A method for producing soluble catalytically polymerized cyclopentadiene is described in the following. example which is taken from my copending application Serial No. 204,786, filed April 2,8, 1,938, now Patent 2,314,904, Vdated March 30, 1943. It is to be understood, however, that Soluble -polycyclopentadiene obtained in anyother way might be substituted.
Example 8 0.30 cubic centimeters of aluminum chloridediethyl ether complex are added to 60 grams of toluene with thorough agitation to form a suspension, emulsionor solution.
A mixture of 20 grams of cyclopentadieneand 20 grams of toluene are added to the suspension during the course of 12 minutes, the temperature ranging-from 2649 C. during the addition. 'I'he mixture is thenagitated for an additional hour, after which 1 cubic centimeter of water is added. This is followed by agitation for 15 minutes.
10 grams of quicklime (CaO) are now added an additional hour. l
5 grams of a suitable lter aid are then added, and the mixture ltered. l
A iiltered solution containing 16.4 grams of polycyclopentadiene is thus obtained.
Generally speaking, -any other aluminum chloride-organic solvent complex might be substichloride complex.'
` stituents of the catalyst by a suitable alkali.
tuted. Examples of these are aluminum chloride-benzene complex, aluminum chloride-tolu-- ene complex, aluminum chloride-pentene complex, aluminum chloride-decene fcomplex, aluminum chloride-phenyl methyl ether complex, aluminum chloride-phenyl ethyl ether complex, aluminum chloride-diisopropyl ether complex, aluminum chloride-isobutene complex, aluminum l vchloride-ethylene complex, aluminum chloridenitrobenzene complex, aluminum chloride-acetone complex, and aluminum chloride-benzoyl In Example 8 it will be noted that both the cyclopentadiene and the catalyst are in diluted form before addition. Furthermore, diluted cyclopentadiene is preferably added to diluted cataylst rather than vice versa to afford a better control of the speed and (uniformity of the reaction and of the amount of heat evolved and consequently the type of polymer produced. The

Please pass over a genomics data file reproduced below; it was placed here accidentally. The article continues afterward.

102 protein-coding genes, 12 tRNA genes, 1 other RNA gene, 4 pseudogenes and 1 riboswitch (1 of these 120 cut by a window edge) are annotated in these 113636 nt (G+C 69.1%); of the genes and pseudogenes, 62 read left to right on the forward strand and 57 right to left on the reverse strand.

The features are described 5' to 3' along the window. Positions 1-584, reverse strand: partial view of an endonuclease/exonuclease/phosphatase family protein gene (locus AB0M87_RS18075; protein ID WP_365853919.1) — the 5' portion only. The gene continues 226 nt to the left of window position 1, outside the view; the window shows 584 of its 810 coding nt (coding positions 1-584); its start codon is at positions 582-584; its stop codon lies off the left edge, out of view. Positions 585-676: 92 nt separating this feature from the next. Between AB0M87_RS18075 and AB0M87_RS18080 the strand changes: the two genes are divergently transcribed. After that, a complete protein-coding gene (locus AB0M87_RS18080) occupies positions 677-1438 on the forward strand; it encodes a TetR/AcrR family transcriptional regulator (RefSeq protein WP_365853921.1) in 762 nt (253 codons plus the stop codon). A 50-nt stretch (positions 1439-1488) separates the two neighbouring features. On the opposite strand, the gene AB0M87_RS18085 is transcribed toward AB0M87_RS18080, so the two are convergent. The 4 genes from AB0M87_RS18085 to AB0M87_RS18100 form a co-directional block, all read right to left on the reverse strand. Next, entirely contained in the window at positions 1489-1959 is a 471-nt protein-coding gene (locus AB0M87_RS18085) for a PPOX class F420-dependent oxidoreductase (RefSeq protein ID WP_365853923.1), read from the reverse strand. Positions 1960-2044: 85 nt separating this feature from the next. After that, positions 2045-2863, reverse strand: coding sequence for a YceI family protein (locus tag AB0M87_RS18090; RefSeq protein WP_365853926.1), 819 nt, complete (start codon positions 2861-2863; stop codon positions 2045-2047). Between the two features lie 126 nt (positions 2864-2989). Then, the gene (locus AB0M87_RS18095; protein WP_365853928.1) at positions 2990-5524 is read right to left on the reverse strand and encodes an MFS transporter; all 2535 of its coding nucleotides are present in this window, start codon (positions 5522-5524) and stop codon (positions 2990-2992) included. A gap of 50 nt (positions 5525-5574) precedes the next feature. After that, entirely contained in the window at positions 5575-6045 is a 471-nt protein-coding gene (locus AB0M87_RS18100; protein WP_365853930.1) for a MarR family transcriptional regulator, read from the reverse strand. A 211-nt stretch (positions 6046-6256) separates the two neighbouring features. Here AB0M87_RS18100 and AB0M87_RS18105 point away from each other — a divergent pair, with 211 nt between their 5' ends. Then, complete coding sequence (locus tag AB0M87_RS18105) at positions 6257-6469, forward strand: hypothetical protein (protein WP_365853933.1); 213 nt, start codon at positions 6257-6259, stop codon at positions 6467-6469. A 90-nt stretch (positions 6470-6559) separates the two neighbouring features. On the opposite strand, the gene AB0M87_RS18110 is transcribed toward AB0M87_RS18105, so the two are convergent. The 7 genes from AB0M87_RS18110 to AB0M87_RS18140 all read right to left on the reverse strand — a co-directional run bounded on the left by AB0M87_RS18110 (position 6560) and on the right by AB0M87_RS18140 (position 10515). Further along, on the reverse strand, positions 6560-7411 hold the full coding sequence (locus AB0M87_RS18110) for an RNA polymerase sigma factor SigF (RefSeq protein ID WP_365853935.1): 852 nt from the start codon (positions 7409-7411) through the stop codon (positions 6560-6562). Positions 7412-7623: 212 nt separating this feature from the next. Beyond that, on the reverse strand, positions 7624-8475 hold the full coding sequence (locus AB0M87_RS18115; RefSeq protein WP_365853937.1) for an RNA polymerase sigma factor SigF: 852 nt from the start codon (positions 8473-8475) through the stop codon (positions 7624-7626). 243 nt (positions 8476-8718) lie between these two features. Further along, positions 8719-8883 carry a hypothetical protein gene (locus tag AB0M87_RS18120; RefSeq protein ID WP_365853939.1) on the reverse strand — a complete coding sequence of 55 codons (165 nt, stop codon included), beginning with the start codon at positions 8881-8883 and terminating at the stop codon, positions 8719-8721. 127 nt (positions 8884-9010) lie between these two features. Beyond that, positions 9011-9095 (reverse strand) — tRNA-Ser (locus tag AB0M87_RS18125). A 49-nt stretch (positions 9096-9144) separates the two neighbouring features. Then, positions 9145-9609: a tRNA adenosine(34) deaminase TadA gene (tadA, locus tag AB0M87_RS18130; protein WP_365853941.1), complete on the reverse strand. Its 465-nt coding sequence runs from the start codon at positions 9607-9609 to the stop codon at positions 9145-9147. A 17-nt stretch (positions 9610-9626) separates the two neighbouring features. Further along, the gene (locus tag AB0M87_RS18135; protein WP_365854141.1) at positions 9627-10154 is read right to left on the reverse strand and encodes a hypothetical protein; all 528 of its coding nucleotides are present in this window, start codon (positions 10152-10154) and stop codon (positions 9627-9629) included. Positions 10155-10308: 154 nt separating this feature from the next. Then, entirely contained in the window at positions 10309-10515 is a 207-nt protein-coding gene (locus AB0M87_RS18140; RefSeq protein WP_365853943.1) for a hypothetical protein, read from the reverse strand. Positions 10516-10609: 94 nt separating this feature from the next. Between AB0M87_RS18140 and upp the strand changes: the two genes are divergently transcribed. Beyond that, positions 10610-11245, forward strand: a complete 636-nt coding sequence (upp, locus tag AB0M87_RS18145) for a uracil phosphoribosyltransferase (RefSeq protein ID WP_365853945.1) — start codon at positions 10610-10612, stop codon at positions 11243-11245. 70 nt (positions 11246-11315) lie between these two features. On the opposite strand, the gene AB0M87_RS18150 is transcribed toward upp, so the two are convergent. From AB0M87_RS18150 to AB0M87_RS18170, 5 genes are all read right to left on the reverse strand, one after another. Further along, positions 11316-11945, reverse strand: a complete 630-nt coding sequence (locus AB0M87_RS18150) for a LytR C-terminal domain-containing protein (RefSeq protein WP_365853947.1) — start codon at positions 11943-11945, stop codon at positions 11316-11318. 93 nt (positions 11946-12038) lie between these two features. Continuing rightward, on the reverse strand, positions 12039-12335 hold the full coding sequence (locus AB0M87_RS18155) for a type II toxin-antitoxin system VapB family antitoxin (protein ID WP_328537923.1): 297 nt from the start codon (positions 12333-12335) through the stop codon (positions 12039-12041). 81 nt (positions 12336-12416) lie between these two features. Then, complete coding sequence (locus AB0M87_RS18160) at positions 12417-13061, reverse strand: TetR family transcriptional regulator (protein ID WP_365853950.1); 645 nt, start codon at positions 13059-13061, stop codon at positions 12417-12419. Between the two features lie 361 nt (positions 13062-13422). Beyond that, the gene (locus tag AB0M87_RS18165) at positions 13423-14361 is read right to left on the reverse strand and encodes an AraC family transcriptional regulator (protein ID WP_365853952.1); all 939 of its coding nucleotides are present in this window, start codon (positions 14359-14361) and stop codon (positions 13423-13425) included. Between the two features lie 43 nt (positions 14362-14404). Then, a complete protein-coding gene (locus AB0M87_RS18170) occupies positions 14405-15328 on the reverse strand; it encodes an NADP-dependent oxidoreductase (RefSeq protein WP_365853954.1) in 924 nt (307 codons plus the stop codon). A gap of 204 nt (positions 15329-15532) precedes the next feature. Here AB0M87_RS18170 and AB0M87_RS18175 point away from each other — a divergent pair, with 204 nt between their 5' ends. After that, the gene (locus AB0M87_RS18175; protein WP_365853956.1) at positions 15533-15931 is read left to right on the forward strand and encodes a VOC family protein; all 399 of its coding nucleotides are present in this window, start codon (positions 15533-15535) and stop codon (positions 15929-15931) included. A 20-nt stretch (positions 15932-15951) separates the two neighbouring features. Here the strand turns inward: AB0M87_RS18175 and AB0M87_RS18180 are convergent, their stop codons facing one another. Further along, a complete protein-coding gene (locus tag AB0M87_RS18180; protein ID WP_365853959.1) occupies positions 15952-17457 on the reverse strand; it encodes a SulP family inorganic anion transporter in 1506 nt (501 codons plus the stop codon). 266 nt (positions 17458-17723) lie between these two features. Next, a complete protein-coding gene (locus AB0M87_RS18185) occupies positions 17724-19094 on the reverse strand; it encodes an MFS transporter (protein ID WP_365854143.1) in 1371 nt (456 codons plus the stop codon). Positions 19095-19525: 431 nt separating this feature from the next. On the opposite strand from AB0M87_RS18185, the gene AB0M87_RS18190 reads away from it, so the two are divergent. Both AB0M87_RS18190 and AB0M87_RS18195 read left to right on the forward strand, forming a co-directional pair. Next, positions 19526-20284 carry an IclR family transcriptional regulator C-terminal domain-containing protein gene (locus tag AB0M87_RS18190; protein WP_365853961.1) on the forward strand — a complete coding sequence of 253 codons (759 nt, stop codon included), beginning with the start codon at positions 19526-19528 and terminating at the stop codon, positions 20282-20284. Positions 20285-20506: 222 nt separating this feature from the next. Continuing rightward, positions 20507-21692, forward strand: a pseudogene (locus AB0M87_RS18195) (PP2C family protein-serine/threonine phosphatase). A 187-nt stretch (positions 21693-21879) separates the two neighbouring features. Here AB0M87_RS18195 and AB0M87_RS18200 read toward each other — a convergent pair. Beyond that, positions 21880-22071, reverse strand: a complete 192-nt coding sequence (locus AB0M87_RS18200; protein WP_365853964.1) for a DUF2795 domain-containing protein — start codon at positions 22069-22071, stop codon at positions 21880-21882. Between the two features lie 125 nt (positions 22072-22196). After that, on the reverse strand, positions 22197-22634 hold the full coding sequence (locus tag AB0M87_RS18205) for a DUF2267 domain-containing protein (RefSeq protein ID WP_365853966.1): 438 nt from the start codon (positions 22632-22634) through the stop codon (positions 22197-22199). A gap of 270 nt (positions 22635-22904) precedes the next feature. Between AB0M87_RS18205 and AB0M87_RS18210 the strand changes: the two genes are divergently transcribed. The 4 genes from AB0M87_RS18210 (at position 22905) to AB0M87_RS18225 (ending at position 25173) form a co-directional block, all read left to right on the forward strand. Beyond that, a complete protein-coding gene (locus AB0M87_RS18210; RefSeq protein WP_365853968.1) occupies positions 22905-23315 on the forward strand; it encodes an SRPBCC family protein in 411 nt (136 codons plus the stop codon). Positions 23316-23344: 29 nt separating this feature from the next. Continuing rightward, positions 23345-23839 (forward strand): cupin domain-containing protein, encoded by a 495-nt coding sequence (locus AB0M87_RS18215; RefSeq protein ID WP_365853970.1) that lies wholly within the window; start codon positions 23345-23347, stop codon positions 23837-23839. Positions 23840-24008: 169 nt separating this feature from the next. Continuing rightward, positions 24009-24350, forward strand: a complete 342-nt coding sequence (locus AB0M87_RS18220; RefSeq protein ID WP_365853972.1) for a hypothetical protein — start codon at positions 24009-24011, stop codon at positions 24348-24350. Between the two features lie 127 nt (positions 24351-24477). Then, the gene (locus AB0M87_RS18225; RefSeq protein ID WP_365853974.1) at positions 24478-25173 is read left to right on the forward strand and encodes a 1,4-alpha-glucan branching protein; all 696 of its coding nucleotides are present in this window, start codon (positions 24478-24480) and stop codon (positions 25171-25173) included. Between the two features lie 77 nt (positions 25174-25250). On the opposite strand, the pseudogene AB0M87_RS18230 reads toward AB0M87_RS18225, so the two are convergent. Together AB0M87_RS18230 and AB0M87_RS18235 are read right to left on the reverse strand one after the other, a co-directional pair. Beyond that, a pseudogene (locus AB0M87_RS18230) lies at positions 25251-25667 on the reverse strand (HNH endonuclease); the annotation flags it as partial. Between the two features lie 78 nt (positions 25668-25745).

v reaction runs smoother and is much more easily controlled on a large scale.
' The addition of water to hydrolyze the catalyst makes it possible not only to completely remove the activity of the catalyst and thus stop the reaction. at any point, but also makes it possible to remove the corrosive and discoloring acid con- The alkali is preferably added with the water used -to hydrolyze the catalyst, although it may be added later if desired. The failure .to substantially completely remove the catalyst and its hydrolysis products may be thecause of serious discoloration. The insoluble reaction products formed during the hydrolysis and neutralization remain behind on the llter leaving a highly purined filtrate.
The soluble catalytically polymerized cyclopentadiene may be used as such, or it may be concentrated in a vacuum still of suitable design vto give4 a product containing any desired higherv concentration of polycyclopentadiene including solid polycyclopentadiene, or it might be diluted to give any desired lower concentration, or a .second solvent might be substituted such as a tion of cyclopentadiene, (3) proportion of uniiormly distributed catalyst, and (4) reaction time may be varied considerably in the production of soluble polymer. If it is found that insoluble polymer is obtained, one or more of the four conditions, namely (l) temperature, (2)- concentration of cyclopentadiene (3) proportion of catalyst, and (4) reaction time should be reduced until the soluble polymer is obtained.
Carrying out the polymerization in the presence i oi a solvent makes it possible to have any desired concentration of cyclopentadiene.
While in Example 8 no dilution of the product was required to facilitate hydrolysis and/or nltering. it is to be understood that dilution with a solvent may be employed, if desired, particularly in the case of highly viscous products.